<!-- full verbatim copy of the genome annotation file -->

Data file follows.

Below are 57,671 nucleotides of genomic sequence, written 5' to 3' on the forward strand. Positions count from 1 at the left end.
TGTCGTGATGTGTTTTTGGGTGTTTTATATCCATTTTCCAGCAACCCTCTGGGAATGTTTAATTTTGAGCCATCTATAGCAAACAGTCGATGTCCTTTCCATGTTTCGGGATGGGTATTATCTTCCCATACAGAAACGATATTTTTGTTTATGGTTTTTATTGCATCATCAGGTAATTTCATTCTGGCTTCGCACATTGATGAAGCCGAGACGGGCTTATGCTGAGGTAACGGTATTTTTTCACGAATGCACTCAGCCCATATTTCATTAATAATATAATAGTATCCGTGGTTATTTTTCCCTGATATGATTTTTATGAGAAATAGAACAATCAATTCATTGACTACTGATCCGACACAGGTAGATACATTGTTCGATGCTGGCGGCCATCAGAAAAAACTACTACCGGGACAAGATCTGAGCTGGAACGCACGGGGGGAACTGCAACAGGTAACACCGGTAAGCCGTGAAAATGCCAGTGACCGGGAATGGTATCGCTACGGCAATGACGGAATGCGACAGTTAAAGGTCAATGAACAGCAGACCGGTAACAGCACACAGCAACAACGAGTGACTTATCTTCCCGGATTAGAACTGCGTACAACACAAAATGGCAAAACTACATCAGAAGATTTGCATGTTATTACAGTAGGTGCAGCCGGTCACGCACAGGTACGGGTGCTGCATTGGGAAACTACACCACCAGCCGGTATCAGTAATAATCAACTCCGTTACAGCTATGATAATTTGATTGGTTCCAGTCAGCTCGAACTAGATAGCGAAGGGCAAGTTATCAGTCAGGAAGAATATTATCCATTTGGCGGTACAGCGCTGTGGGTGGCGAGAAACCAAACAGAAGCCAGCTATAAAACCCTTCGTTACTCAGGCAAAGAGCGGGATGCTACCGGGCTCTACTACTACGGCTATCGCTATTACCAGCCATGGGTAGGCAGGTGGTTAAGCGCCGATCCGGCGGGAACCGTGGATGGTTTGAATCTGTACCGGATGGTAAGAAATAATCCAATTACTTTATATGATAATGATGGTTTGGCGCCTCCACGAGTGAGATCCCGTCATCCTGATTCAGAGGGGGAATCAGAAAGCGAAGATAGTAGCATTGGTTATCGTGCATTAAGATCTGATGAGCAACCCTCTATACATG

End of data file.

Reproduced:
Below are 57,671 nucleotides of genomic sequence, written 5' to 3' on the forward strand. Positions count from 1 at the left end.
TGTCGTGATGTGTTTTTGGGTGTTTTATATCCATTTTCCAGCAACCCTCTGGGAATGTTTAATTTTGAGCCATCTATAGCAAACAGTCGATGTCCTTTCCATGTTTCGGGATGGGTATTATCTTCCCATACAGAAACGATATTTTTGTTTATGGTTTTTATTGCATCATCAGGTAATTTCATTCTGGCTTCGCACATTGATGAAGCCGAGACGGGCTTATGCTGAGGTAACGGTATTTTTTCACGAATGCACTCAGCCCATATTTCATTAATAATATAATAGTATCCGTGGTTATTTTTCCCTGATATGATTTTTATGAGAAATAGAACAATCAATTCATTGACTACTGATCCGACACAGGTAGATACATTGTTCGATGCTGGCGGCCATCAGAAAAAACTACTACCGGGACAAGATCTGAGCTGGAACGCACGGGGGGAACTGCAACAGGTAACACCGGTAAGCCGTGAAAATGCCAGTGACCGGGAATGGTATCGCTACGGCAATGACGGAATGCGACAGTTAAAGGTCAATGAACAGCAGACCGGTAACAGCACACAGCAACAACGAGTGACTTATCTTCCCGGATTAGAACTGCGTACAACACAAAATGGCAAAACTACATCAGAAGATTTGCATGTTATTACAGTAGGTGCAGCCGGTCACGCACAGGTACGGGTGCTGCATTGGGAAACTACACCACCAGCCGGTATCAGTAATAATCAACTCCGTTACAGCTATGATAATTTGATTGGTTCCAGTCAGCTCGAACTAGATAGCGAAGGGCAAGTTATCAGTCAGGAAGAATATTATCCATTTGGCGGTACAGCGCTGTGGGTGGCGAGAAACCAAACAGAAGCCAGCTATAAAACCCTTCGTTACTCAGGCAAAGAGCGGGATGCTACCGGGCTCTACTACTACGGCTATCGCTATTACCAGCCATGGGTAGGCAGGTGGTTAAGCGCCGATCCGGCGGGAACCGTGGATGGTTTGAATCTGTACCGGATGGTAAGAAATAATCCAATTACTTTATATGATAATGATGGTTTGGCGCCTCCACGAGTGAGATCCCGTCATCCTGATTCAGAGGGGGAATCAGAAAGCGAAGATAGTAGCATTGGTTATCGTGCATTAAGATCTGATGAGCAACCCTCTATACATG